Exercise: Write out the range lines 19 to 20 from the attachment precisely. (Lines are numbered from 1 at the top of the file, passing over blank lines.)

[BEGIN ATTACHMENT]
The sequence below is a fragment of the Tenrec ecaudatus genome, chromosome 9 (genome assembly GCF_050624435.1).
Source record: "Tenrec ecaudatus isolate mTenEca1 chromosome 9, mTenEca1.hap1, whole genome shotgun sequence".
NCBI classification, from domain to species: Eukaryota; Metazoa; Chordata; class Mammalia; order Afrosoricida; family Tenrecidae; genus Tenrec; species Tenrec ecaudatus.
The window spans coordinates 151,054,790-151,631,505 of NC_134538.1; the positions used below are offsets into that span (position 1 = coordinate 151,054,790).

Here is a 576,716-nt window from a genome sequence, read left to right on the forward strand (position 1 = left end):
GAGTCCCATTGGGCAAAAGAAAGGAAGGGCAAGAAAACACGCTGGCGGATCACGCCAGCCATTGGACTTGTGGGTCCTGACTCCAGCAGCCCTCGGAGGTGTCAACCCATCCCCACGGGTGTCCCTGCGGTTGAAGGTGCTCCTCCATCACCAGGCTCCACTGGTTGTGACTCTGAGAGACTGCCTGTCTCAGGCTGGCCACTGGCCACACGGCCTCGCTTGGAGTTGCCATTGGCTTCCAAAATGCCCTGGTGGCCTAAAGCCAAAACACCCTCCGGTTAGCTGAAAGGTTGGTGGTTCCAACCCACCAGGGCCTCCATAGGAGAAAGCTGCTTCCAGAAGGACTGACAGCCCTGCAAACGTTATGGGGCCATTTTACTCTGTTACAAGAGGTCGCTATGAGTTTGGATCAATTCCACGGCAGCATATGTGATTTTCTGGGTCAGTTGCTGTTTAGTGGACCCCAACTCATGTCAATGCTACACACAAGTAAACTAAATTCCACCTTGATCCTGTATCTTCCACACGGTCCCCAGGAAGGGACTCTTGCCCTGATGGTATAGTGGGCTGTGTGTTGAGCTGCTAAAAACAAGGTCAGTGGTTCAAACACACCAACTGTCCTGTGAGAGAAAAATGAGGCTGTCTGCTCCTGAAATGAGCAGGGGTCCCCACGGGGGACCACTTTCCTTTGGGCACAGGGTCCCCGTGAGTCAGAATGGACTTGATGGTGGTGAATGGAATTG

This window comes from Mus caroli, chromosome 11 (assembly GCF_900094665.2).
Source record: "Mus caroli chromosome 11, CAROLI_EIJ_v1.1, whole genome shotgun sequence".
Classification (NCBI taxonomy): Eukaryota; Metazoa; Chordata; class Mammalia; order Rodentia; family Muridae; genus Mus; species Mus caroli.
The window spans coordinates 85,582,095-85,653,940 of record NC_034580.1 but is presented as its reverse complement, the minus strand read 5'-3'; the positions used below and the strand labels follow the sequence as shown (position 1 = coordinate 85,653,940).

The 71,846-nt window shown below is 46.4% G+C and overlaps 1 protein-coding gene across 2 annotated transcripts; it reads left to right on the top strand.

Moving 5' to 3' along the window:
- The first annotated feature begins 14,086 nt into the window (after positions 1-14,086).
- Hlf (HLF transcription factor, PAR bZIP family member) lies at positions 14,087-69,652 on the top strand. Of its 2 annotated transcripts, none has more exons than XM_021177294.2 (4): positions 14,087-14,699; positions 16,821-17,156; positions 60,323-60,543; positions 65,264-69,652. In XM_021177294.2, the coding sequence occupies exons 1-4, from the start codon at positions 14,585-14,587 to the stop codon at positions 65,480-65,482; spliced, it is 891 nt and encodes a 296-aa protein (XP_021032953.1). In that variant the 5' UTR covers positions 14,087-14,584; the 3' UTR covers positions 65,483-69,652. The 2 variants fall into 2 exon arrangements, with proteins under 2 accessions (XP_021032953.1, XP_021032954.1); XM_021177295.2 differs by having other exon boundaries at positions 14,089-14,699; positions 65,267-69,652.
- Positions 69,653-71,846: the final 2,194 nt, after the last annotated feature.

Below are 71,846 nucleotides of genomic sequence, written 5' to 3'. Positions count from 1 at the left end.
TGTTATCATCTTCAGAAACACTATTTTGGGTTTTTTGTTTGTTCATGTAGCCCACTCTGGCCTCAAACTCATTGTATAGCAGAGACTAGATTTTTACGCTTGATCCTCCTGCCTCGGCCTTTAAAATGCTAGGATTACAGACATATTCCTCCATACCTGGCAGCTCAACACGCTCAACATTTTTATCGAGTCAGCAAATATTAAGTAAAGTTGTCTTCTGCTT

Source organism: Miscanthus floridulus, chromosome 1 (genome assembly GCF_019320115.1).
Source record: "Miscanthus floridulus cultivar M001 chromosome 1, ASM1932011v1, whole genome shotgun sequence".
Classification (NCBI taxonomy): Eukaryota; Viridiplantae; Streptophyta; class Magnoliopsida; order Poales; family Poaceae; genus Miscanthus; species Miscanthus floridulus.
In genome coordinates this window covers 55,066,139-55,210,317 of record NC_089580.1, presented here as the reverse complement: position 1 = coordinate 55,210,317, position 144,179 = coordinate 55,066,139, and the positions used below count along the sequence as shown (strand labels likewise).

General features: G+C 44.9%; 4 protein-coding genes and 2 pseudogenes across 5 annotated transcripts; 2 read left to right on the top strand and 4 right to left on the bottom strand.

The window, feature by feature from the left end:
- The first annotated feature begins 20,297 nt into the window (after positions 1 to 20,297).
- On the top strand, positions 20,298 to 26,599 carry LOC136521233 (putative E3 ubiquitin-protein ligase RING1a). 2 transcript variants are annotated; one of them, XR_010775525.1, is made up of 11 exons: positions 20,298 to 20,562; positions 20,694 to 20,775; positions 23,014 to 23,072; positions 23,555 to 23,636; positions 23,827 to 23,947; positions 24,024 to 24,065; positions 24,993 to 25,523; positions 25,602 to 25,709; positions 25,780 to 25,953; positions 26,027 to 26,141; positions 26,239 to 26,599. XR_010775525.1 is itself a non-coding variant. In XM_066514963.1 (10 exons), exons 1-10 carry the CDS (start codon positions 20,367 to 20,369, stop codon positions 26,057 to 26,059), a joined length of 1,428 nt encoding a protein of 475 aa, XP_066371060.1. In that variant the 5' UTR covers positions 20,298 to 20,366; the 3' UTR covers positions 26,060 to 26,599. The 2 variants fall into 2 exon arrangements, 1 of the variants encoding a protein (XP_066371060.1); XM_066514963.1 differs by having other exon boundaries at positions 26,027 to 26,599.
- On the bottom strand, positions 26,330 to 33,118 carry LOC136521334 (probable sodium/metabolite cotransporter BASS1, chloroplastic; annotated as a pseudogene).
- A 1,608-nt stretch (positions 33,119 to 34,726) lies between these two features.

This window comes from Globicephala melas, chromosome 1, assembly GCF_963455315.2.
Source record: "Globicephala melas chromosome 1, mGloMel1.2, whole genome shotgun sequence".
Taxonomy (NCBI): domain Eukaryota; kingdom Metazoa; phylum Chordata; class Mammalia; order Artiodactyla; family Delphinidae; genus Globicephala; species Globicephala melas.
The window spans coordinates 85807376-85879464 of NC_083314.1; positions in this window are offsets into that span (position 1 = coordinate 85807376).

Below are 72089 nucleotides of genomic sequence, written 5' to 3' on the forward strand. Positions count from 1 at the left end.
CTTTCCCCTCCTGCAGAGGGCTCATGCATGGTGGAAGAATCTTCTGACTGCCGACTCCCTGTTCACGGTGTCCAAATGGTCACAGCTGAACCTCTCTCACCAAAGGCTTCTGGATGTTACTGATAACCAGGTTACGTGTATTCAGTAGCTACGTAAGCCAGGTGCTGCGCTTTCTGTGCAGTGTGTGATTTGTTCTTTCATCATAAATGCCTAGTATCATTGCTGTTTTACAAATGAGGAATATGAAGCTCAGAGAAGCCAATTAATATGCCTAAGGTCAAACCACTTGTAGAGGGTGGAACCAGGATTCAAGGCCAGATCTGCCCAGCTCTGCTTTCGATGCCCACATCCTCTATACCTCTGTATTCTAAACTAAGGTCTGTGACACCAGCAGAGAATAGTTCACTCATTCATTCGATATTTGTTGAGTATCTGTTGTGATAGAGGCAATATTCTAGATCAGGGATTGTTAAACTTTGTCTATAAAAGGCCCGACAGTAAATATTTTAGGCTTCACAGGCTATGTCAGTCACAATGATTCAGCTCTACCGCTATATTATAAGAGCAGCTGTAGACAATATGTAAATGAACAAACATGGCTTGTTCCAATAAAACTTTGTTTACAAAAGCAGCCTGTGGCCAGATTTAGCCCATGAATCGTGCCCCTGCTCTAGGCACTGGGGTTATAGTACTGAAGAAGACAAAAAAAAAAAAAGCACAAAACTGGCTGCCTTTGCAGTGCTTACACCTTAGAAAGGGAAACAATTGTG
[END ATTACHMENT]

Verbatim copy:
Source record: "Miscanthus floridulus cultivar M001 chromosome 1, ASM1932011v1, whole genome shotgun sequence".
Classification (NCBI taxonomy): Eukaryota; Viridiplantae; Streptophyta; class Magnoliopsida; order Poales; family Poaceae; genus Miscanthus; species Miscanthus floridulus.